When I first migrated from Gnome 2.6 to the 3.x branch I hated it. I even started running Unity in fallback mode just so I could get work done. I was not alone in this opinion. Indeed, the controversy over Gnome3 even has its own Wikipedia page! Eventually I read up on some of the new features added to Gnome 3 and gave the new UI a fair chance.
The new interface is, shall we say, minimal. Gone is the traditional
gnome menu. Instead it is replaced with a fancy animated things.
Because I didn’t like what I was seeing I quickly started customizing.
Through the use of
gnome-tweak-tool and extensions, I have a desktop
that makes me more productive and (slightly) more happy.
Many of the changes I suggest below require the use of the
gnome-tweak-tool which you can install via:
sudo apt-get install gnome-tweak-tool
Static number of workspaces
I organize my desktops in a very specific way. Desktop 1 is for my primary task. Desktop 2 is for reference material. Desktop 3 is for instant messaging and overflow content from the first two desktops and finally my fourth desktop is for email and music. Gnome 3 broke this workflow horribly. Instead of having a static number of workspaces, I had a dynamically changing number. If I closed all of the windows on desktop 2, desktop 2 would disappear. No longer were things arranged the way I wanted.
Fortunately, there were extensions for Gnome 3.4
(Frippery bottom panel or Workspace Grid) that fixed this. In Gnome 3.6, you can
specify a static number of desktops through the
Simply open up the program and navigate to the
Shell group. From
there, shut off dynamic workspaces and set the number of desktops you
want to have. Note, the arrangement is vertical by default. If you want
some other arrangement, you need to install Workspace Grid.
Show the date on the clock
My schedule is routine enough that I know the day of the week, but I
seldom know the date. The clock in Gnome 3 normally shows the time (in
24-hour format). You can click on the clock and change the time format
to 12-hour through the
Date and Time Settings, but there is no way to
change the clock format.
Shell section of
gnome-tweak-tool there is a simple toggle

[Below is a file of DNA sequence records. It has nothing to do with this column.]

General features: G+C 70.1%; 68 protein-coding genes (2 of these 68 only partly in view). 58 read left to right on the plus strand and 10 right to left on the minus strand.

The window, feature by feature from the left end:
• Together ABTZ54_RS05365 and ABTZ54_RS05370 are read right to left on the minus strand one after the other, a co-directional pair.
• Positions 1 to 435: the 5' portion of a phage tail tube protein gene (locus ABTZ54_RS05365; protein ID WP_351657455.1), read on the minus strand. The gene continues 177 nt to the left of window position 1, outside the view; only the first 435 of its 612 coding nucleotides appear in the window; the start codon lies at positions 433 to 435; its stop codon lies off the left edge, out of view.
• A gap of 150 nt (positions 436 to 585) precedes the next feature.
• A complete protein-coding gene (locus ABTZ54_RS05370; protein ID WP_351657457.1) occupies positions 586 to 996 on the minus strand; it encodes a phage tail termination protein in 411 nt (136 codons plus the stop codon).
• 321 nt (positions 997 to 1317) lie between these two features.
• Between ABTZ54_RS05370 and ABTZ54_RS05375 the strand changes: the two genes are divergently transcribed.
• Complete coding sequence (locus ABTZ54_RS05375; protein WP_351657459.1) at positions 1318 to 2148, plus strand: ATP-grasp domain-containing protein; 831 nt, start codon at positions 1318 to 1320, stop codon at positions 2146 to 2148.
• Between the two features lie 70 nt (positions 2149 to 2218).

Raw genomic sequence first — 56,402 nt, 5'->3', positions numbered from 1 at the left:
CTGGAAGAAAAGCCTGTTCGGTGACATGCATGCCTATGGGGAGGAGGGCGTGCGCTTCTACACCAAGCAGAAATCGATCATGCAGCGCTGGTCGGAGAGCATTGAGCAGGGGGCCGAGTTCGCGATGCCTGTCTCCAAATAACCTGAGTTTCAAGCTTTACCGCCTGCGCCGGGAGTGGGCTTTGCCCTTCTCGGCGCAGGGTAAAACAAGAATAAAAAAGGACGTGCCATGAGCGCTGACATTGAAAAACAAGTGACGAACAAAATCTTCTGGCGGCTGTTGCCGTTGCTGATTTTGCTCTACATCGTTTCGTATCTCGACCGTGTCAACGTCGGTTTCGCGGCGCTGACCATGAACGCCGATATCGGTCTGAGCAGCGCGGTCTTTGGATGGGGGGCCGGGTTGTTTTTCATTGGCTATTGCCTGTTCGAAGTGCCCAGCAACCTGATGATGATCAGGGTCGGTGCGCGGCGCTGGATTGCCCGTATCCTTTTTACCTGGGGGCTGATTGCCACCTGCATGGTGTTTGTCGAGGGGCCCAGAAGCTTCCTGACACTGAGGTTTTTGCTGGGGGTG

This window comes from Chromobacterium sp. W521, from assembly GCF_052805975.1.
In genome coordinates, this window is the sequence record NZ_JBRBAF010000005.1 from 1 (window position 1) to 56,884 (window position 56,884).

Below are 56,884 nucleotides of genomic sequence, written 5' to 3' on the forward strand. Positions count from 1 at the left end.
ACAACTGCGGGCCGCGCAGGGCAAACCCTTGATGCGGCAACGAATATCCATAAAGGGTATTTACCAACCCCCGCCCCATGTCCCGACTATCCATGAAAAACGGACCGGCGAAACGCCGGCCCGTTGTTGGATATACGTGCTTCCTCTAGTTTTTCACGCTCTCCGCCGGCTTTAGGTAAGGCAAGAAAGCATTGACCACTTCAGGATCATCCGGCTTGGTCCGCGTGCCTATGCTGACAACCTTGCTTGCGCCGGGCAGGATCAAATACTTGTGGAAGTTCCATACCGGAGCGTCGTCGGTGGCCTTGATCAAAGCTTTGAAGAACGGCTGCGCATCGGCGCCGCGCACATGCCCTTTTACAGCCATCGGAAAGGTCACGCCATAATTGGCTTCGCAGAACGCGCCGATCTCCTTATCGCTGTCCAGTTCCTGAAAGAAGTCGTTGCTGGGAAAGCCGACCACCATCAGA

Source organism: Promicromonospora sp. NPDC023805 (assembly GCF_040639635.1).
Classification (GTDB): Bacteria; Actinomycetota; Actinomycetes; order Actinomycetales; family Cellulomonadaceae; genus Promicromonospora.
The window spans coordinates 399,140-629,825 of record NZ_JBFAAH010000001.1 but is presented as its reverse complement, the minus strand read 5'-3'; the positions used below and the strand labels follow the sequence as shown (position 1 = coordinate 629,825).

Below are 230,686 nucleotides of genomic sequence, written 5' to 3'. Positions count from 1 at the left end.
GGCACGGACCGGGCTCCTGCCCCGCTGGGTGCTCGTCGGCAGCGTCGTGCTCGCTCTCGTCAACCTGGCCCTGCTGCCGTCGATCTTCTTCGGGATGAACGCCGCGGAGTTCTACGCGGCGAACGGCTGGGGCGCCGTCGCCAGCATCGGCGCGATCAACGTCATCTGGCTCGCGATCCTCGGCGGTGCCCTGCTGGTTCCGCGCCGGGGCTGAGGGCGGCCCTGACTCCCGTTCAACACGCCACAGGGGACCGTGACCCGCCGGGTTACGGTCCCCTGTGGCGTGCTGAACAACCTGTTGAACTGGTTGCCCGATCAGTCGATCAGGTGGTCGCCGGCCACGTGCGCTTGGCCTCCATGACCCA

to add the date to the clock. Simply activate the “Show the date in
Battery icon missing
Although not strictly a Gnome 3x problem, this one annoyed me endlessly. If you install Gnome 3x on top of a system running Unity, the battery icon might appear on the login screen, but disappear once you login. The batter icon is not missing, in fact is is there:
To fix this open up
gnome-tweak-tool and navigate to the “Theme” on
the left pane. Choose a different icon theme. Some will show the
battery icon, others will not. If you like the default Ubuntu theme,
LoginIcons theme matches the default
Extensions, extensions, extensions
Perhaps my favorite feature of Gnome 3 is the ability to modify the UI using extensions. You can change simple things (like removing the accessibility icon) or even change the way window switching works. I would write a few extensions to solve my remaining complaints about Gnome 3 (see below), but I haven’t been able to find documentation on how to write extensions!
Anyway, here are a few of my favorite extensions:
Adds a shortcut to the battery menu which gives you quick access to power statics.
Adds programs in your favorites to a dock in the panel. This effectively creates constantly visible launch icons.
Integrates media player information into the Gnome volume applet:
Removes the accessibility icon from the panel.
Reduces the space between applet icons in the panel.
A few requests:
After adding these extensions I’m quite happy with how Gnome3 functions. There are still a few requests for things I would like to see:
An easy way to configure animation transition times. In Gnome 3.4 I could use the Impatience extension; however, it has yet to be updated for Gnome 3.6. Until this happens I’m just stuck waiting for the filly animations to get out of the way.
A better way of switching between applications. Yes, I know I can
ALT-TABbetween applications, but I find it faster to just click on buttons in a system tray.
Documentation on shell extensions. Right now if I Google “write a gnome shell extension” the number one result is “Re: Is there a tutorial for writing gnome-shell-extensions?” (Edit: within a week or so the third hit is step by step to write a gnome-shell extension, although even this nice presentation ends with a “No document sad…” statement).